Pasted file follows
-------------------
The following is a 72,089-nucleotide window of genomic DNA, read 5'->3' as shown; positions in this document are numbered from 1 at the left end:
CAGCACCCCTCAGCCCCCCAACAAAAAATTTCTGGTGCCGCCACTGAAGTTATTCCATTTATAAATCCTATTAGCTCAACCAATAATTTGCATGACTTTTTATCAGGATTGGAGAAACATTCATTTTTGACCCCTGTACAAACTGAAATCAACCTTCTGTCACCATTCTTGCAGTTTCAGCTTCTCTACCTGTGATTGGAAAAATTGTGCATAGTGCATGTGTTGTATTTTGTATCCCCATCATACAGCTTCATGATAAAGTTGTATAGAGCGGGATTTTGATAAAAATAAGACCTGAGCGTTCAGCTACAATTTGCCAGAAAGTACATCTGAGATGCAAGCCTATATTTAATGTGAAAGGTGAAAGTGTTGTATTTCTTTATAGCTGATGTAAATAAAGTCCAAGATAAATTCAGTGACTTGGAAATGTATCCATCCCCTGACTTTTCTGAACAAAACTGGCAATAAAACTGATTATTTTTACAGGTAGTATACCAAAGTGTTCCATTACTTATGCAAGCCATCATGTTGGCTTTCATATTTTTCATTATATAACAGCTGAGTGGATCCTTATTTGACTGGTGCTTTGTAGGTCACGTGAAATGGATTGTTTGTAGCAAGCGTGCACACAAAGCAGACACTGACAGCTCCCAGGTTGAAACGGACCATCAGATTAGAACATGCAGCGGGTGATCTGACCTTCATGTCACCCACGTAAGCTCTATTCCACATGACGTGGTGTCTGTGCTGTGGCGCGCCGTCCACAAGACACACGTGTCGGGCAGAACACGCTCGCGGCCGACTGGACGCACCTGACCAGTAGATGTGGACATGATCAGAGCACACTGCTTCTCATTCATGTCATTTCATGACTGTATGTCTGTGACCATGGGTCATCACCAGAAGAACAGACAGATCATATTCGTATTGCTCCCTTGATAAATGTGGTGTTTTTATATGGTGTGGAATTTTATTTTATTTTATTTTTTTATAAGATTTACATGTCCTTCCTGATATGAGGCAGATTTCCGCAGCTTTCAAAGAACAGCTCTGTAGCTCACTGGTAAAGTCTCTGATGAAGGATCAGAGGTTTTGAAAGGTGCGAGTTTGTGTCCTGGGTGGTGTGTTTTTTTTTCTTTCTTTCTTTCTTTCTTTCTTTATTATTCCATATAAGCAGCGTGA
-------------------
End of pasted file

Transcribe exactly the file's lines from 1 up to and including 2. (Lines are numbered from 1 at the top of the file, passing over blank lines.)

The following is a 72,089-nucleotide window of genomic DNA, read 5'->3' as shown; positions in this document are numbered from 1 at the left end:
CAGCACCCCTCAGCCCCCCAACAAAAAATTTCTGGTGCCGCCACTGAAGTTATTCCATTTATAAATCCTATTAGCTCAACCAATAATTTGCATGACTTTTTATCAGGATTGGAGAAACATTCATTTTTGACCCCTGTACAAACTGAAATCAACCTTCTGTCACCATTCTTGCAGTTTCAGCTTCTCTACCTGTGATTGGAAAAATTGTGCATAGTGCATGTGTTGTATTTTGTATCCCCATCATACAGCTTCATGATAAAGTTGTATAGAGCGGGATTTTGATAAAAATAAGACCTGAGCGTTCAGCTACAATTTGCCAGAAAGTACATCTGAGATGCAAGCCTATATTTAATGTGAAAGGTGAAAGTGTTGTATTTCTTTATAGCTGATGTAAATAAAGTCCAAGATAAATTCAGTGACTTGGAAATGTATCCATCCCCTGACTTTTCTGAACAAAACTGGCAATAAAACTGATTATTTTTACAGGTAGTATACCAAAGTGTTCCATTACTTATGCAAGCCATCATGTTGGCTTTCATATTTTTCATTATATAACAGCTGAGTGGATCCTTATTTGACTGGTGCTTTGTAGGTCACGTGAAATGGATTGTTTGTAGCAAGCGTGCACACAAAGCAGACACTGACAGCTCCCAGGTTGAAACGGACCATCAGATTAGAACATGCAGCGGGTGATCTGACCTTCATGTCACCCACGTAAGCTCTATTCCACATGACGTGGTGTCTGTGCTGTGGCGCGCCGTCCACAAGACACACGTGTCGGGCAGAACACGCTCGCGGCCGACTGGACGCACCTGACCAGTAGATGTGGACATGATCAGAGCACACTGCTTCTCATTCATGTCATTTCATGACTGTATGTCTGTGACCATGGGTCATCACCAGAAGAACAGACAGATCATATTCGTATTGCTCCCTTGATAAATGTGGTGTTTTTATATGGTGTGGAATTTTATTTTATTTTATTTTTTTATAAGATTTACATGTCCTTCCTGATATGAGGCAGATTTCCGCAGCTTTCAAAGAACAGCTCTGTAGCTCACTGGTAAAGTCTCTGATGAAGGATCAGAGGTTTTGAAAGGTGCGAGTTTGTGTCCTGGGTGGTGTGTTTTTTTTTCTTTCTTTCTTTCTTTCTTTCTTTATTATTCCATATAAGCAGCGTGA